Jan Salamucha was born on the 10th of June 1903 in Warsaw and murdered on the 11th of August 1944 in Warsaw during the Warsaw Uprising very early on in his scholarly career. He is the most original representative of the branch of the Lvov-Warsaw School known as the Cracow Circle. The Circle was a grouping of scholars who were interested in reconstructing scholasticism and Christian philosophy in general by means of mathematical logic. As Jan Lukasiewicz’s successor in the area of logic and Konstanty Michalski’s student in the area of the history of medieval thought, Salamucha had an excellent preparation for this task. His main achievements include a masterful logical analysis of the proof
ex motu for the existence of God, a modern interpretation of analogical notions and a comprehensive approach to the problem of essence. He also contributed several historical studies: he examined Aristotle’s theory of deduction (and found contradictions in it), he reconstructed William Ockham’s propositional logic and established the authenticity of his treatise on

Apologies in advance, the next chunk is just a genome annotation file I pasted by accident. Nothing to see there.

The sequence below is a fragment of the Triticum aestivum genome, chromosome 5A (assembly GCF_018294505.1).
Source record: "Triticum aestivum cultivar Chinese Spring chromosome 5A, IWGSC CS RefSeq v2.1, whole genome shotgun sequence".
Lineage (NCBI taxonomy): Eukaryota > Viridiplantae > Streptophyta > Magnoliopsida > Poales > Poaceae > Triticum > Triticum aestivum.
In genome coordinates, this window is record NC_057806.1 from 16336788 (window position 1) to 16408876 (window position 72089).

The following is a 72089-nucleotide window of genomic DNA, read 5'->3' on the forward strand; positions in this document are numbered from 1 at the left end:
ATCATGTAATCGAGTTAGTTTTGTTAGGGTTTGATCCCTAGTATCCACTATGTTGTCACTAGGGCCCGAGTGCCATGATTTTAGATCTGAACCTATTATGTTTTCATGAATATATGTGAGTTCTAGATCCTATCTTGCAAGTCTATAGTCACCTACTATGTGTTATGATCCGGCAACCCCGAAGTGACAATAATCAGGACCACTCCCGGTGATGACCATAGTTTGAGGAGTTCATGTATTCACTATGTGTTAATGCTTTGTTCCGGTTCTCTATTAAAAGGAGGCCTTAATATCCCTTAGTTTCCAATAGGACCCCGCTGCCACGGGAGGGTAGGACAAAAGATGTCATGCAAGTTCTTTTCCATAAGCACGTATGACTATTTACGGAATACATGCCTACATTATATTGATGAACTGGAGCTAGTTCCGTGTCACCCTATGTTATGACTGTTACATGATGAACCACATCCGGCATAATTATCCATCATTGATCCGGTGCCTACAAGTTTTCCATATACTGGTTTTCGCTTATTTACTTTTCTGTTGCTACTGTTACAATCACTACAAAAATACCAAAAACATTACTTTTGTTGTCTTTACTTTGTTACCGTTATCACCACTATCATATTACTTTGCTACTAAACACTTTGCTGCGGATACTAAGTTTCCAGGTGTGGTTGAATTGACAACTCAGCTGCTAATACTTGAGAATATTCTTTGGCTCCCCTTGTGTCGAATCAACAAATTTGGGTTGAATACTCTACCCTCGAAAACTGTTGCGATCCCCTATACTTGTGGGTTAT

insolubilia, and he identified the historical sources of the antinomies in Antiquity and the Middle Ages. He did not shy away from popularizing philosophy, and in that work he was able to elucidate rather than oversimplify the complexities of philosophy.
Editorial Note Jacek JADACKI and Kordula ŚWIĘTORZECKA: On Jan Salamucha’s Life and Work Part I. Logic and Theology On the «Mechanization» of Thinking On the Possibilities of a Strict Formalization of the Domain of Analogical Notions The Proof ex motu for the Existence of God. Logical Analysis of St. Thomas Aquinas’ Arguments Part II. History of Logic The Propositional Logic in William Ockham The Appearance of Antinomial Problems within Medieval Logic From the History of Medieval Nominalism Part III Metaphysics and Ethics From the History of One Word (“Essence”) The Structure of the Material World Faith The Relativity and Absoluteness of Catholic Ethics The Problem of Force in Social Life A Vision of Love Comments and Discussions Bibliography